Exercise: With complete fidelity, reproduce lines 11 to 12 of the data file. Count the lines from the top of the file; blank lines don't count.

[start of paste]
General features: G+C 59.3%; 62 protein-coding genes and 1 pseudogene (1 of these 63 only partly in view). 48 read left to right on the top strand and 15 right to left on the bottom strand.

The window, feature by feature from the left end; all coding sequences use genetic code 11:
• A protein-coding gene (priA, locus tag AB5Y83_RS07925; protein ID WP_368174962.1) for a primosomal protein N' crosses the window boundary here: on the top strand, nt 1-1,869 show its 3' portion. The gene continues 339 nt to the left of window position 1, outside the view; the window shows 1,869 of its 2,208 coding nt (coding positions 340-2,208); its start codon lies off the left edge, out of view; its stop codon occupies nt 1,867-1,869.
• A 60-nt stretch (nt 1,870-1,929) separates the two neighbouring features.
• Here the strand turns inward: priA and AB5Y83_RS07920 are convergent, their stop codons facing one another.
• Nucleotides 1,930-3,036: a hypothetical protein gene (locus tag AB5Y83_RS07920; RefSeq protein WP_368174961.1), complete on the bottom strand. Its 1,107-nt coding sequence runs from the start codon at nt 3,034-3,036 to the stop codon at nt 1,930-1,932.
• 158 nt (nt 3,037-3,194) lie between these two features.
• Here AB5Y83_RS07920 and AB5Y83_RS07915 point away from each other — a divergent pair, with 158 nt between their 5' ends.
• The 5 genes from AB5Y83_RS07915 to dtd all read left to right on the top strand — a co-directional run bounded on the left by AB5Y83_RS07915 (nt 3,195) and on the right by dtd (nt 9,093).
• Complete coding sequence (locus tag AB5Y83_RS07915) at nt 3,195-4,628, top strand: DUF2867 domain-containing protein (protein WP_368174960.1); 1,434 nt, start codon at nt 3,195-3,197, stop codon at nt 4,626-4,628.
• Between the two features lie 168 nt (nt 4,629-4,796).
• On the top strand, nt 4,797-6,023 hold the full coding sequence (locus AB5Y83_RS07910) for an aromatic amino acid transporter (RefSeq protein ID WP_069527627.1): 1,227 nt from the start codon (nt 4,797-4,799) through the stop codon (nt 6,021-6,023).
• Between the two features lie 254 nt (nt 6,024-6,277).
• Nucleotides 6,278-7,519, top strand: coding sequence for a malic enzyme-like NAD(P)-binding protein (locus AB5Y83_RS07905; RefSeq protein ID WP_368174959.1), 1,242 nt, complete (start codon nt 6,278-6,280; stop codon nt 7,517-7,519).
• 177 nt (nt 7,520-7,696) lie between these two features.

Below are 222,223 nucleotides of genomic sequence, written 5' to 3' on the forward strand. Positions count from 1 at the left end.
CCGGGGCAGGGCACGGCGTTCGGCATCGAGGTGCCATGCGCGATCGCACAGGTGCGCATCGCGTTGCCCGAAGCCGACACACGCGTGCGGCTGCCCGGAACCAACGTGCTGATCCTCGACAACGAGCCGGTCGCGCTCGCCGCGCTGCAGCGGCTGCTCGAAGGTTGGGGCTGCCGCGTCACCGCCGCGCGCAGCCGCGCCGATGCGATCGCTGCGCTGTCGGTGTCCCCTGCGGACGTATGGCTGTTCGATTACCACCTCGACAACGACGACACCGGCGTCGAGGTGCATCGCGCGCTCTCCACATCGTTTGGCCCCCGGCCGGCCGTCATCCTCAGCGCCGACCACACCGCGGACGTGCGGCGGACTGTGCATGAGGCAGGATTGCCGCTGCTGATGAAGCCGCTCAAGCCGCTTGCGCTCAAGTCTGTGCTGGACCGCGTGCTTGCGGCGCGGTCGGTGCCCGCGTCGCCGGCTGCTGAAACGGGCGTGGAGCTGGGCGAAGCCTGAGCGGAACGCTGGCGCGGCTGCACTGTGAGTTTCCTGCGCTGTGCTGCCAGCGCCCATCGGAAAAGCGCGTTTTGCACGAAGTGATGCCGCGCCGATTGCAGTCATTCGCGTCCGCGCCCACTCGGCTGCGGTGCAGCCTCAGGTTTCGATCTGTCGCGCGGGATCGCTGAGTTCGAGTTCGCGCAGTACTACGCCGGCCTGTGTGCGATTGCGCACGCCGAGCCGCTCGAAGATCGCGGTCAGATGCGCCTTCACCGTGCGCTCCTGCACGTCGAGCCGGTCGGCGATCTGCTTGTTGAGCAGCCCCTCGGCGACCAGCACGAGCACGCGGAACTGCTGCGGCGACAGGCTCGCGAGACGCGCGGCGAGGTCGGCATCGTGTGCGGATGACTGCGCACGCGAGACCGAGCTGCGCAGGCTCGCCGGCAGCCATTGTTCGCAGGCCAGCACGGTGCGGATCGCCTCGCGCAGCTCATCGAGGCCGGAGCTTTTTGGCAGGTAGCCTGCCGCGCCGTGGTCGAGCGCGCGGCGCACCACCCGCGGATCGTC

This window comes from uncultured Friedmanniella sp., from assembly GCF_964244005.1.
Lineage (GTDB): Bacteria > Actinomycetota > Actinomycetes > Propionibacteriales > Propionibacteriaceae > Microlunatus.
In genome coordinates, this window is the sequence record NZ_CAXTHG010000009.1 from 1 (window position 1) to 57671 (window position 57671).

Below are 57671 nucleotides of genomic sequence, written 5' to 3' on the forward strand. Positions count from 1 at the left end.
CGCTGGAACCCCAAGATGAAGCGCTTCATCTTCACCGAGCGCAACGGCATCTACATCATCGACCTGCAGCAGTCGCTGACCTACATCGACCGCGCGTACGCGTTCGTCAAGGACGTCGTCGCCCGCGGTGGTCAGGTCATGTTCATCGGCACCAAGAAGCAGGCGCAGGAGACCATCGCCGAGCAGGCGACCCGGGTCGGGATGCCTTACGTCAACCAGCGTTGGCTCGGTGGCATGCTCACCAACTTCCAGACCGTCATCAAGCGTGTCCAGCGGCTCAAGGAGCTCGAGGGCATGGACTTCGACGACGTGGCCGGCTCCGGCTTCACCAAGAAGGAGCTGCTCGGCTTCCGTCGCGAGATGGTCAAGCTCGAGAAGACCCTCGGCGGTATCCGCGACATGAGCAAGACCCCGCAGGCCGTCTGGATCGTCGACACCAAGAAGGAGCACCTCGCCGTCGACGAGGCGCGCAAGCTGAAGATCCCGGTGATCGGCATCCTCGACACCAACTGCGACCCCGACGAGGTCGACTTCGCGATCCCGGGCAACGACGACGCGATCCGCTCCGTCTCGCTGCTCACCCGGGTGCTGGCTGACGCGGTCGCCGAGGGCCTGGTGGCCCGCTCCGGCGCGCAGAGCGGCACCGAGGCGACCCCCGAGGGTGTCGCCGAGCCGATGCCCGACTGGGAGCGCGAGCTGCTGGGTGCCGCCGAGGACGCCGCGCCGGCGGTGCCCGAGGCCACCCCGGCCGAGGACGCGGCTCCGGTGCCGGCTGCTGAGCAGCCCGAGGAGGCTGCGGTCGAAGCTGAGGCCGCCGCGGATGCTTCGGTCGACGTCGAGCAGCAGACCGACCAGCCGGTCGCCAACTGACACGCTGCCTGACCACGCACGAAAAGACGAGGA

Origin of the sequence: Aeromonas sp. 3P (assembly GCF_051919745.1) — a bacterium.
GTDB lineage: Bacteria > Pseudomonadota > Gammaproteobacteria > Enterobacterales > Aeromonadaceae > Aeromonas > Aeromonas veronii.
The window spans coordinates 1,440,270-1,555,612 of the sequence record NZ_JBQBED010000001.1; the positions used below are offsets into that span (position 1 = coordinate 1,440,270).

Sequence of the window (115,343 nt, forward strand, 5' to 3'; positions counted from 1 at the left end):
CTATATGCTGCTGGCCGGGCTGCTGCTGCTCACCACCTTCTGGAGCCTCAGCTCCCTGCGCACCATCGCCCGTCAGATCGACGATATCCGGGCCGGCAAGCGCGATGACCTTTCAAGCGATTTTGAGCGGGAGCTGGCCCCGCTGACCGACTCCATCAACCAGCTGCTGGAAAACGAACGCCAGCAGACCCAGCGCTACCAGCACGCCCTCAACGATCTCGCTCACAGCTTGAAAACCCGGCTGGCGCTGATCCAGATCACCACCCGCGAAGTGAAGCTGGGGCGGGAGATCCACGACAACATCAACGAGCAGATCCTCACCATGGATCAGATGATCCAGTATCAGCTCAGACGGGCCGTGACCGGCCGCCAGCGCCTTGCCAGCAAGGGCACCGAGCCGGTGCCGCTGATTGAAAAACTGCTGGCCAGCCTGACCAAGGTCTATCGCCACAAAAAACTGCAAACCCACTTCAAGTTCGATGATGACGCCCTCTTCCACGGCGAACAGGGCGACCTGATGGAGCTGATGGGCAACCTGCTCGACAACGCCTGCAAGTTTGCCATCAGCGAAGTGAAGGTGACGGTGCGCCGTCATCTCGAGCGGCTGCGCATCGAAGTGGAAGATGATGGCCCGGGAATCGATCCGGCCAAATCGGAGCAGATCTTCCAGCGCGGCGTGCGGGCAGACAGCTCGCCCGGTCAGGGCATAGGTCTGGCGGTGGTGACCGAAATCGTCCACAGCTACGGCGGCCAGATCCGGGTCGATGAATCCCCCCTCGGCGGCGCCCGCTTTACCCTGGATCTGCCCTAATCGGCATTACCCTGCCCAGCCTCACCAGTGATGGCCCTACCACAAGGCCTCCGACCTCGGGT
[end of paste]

• Between the two features lie 168 nt (nt 4,629-4,796).
• On the top strand, nt 4,797-6,023 hold the full coding sequence (locus AB5Y83_RS07910) for an aromatic amino acid transporter (RefSeq protein ID WP_069527627.1): 1,227 nt from the start codon (nt 4,797-4,799) through the stop codon (nt 6,021-6,023).